Library budget cuts upset advocates

Library budget cuts upset advocates

When Roxanne Henkle, president of Friends of the Willowbranch Library (FOWL), read through Jacksonville Mayor Lenny Curry’s 378-page 2017-2018 proposed budget, she got a sinking feeling when she saw what was slotted for the Jacksonville Public Libraries.

While funding for “same level of service” (salaries, contracts with security, etc.) was approved with slight modifications to the budget request, the line item for library materials was slashed by 14 percent, over $485,000 less than what the JPL received last year. The proposed materials budget, which includes books, DVDs, e-books, audiobooks and databases, is just under $3 million, less than the 2005 budget for printed materials alone.

“Council gave us a one-time bump of $500,00 for materials last year, so that money wasn’t ‘renewed’ this year in the mayor’s budget. Plus, the state cut $150,000 for next year that it usually gives us,” said Ruth Ann Hepler, FOWL board member. “Overall, the materials budget has decreased 56 percent since 2005, so even with last year’s bump, we are still way behind the curve. That’s why we’re asking for an additional $850,000 this year (more than what the mayor’s budget proposes) for materials.”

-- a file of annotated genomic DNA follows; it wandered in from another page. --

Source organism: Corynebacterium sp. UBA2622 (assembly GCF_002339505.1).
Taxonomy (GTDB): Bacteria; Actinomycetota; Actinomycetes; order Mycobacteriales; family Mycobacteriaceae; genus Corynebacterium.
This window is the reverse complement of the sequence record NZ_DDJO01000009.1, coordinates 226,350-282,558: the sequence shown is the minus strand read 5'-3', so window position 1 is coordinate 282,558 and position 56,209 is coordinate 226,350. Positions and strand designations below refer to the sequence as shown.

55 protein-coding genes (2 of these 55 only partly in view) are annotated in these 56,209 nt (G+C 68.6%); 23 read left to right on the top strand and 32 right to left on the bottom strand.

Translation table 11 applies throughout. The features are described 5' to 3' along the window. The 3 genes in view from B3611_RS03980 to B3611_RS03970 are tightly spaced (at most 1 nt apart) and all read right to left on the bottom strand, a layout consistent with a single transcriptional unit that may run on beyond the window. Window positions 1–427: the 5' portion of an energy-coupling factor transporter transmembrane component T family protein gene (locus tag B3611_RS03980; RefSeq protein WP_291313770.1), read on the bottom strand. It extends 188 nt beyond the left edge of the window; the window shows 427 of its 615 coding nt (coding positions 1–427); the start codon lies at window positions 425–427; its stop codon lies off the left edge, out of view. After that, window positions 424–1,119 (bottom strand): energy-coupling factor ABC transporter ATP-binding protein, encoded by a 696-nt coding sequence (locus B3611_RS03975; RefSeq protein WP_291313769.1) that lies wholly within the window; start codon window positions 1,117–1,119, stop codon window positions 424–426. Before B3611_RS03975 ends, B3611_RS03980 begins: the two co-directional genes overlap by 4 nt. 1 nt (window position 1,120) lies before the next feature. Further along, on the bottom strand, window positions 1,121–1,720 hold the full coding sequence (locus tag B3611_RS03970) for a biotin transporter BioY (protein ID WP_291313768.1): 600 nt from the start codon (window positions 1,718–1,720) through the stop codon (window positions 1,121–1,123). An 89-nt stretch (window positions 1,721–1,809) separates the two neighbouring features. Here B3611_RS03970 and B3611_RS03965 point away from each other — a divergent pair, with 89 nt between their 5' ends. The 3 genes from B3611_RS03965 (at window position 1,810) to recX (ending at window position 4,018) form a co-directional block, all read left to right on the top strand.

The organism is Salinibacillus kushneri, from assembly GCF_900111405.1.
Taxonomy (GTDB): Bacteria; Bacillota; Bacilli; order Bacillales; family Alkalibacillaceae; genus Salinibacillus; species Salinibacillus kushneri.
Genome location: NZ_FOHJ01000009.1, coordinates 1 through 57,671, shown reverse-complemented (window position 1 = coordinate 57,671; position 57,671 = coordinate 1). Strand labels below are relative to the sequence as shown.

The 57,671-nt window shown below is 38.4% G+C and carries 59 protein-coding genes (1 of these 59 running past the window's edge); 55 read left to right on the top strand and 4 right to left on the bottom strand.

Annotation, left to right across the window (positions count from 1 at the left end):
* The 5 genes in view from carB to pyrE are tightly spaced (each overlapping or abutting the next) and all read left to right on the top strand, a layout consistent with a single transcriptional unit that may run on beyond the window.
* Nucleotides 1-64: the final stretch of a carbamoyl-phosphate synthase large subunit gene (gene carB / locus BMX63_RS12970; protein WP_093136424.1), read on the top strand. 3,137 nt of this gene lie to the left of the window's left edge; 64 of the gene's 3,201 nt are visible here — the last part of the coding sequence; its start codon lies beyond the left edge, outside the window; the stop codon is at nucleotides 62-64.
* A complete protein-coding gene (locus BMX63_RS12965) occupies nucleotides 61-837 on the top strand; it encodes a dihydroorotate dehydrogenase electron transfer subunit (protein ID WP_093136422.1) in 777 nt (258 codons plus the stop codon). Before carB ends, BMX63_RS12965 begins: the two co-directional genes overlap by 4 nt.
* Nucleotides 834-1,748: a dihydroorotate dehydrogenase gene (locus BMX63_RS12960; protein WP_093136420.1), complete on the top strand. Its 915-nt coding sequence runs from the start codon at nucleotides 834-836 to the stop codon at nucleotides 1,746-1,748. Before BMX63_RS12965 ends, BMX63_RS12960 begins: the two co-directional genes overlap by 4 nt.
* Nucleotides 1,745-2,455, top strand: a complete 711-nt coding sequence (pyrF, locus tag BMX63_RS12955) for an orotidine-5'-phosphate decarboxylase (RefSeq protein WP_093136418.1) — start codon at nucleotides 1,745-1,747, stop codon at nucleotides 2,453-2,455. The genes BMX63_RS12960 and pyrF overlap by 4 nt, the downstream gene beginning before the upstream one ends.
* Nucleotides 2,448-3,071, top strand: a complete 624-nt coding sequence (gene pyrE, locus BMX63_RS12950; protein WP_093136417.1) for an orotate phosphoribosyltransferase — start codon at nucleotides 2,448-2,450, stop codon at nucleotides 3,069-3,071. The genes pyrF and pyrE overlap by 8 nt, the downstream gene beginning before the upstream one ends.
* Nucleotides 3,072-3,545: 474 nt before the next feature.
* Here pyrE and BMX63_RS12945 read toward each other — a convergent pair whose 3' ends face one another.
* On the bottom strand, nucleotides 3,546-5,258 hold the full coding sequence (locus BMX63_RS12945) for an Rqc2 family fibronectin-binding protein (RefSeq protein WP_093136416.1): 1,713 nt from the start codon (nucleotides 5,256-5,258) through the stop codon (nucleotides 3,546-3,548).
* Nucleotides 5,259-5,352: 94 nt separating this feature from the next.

The nine Friends of Library groups held a press conference Aug. 8 at the Main Library on Laura Street to protest the slashed budget and to request $850,000 for material funding as well as restore Monday hours for nine branches, including Murray Hill, San Marco and Willowbranch libraries. The investment to restore Monday hours is calculated at just over $1 million by the Friends groups.

“There have been discussions from leaders stating, ‘Well, you have Library of the Year, why do you need funding?’” Henkle shared, lamenting the loss of the state-funded Career Online High School, a line item Gov. Rick Scott had vetoed after JPL submitted its budget.

“We need to educate our city leaders of the importance of the library,” she said. “Funding for achieving a high school diploma, not a GED, has been removed. This is a great loss. The program allowed for participants to have mentorship while in this program.”

The state-funded program provides scholarships and there none available for over 130 students, who are enrolled and have 18 months from their acceptance into the program to complete it and graduate, according to Chris Boivin, JPL assistant director of community relations and marketing. “We are working to secure other funding sources to keep the program going,” he said.


By Kate A. Hallock
Resident Community News

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